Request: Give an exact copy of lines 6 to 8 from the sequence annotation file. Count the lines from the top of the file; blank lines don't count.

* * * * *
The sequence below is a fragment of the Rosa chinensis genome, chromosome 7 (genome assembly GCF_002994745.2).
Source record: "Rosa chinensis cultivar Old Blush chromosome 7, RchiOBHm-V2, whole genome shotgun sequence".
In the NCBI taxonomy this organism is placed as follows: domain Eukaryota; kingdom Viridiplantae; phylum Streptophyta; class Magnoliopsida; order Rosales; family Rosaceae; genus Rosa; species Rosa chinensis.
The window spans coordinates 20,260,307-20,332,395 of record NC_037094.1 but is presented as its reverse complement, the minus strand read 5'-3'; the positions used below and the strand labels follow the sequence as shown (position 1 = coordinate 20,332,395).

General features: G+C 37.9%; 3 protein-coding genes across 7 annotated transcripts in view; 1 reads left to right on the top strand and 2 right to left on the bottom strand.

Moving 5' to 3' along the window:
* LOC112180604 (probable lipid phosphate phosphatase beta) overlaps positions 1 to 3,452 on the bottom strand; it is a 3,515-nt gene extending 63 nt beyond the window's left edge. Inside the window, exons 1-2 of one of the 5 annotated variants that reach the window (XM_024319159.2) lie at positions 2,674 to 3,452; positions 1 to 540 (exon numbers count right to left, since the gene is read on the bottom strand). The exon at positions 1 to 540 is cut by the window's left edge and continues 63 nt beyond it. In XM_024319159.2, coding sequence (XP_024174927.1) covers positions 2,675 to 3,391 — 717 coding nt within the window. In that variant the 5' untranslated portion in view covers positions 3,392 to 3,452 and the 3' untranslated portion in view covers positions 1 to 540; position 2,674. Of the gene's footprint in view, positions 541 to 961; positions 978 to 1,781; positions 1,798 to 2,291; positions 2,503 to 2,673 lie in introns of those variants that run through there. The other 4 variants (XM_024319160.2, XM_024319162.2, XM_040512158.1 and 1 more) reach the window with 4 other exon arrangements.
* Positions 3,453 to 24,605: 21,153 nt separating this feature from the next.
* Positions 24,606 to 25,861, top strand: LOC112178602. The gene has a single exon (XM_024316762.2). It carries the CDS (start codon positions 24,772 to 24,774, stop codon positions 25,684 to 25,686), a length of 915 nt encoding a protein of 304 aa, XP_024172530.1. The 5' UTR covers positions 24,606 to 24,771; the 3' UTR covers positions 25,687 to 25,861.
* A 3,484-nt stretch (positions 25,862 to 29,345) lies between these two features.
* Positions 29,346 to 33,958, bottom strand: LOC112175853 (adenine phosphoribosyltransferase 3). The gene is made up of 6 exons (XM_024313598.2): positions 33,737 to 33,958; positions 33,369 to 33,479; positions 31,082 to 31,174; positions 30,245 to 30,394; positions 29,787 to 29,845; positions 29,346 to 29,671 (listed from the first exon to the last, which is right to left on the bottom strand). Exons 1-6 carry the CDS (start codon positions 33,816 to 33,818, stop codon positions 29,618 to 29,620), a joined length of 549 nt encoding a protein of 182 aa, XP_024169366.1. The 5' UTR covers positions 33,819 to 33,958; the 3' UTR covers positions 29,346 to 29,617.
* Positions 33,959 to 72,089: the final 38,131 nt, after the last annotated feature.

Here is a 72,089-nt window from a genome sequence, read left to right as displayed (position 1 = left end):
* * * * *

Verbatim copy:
Moving 5' to 3' along the window:
* LOC112180604 (probable lipid phosphate phosphatase beta) overlaps positions 1 to 3,452 on the bottom strand; it is a 3,515-nt gene extending 63 nt beyond the window's left edge. Inside the window, exons 1-2 of one of the 5 annotated variants that reach the window (XM_024319159.2) lie at positions 2,674 to 3,452; positions 1 to 540 (exon numbers count right to left, since the gene is read on the bottom strand). The exon at positions 1 to 540 is cut by the window's left edge and continues 63 nt beyond it. In XM_024319159.2, coding sequence (XP_024174927.1) covers positions 2,675 to 3,391 — 717 coding nt within the window. In that variant the 5' untranslated portion in view covers positions 3,392 to 3,452 and the 3' untranslated portion in view covers positions 1 to 540; position 2,674. Of the gene's footprint in view, positions 541 to 961; positions 978 to 1,781; positions 1,798 to 2,291; positions 2,503 to 2,673 lie in introns of those variants that run through there. The other 4 variants (XM_024319160.2, XM_024319162.2, XM_040512158.1 and 1 more) reach the window with 4 other exon arrangements.
* Positions 3,453 to 24,605: 21,153 nt separating this feature from the next.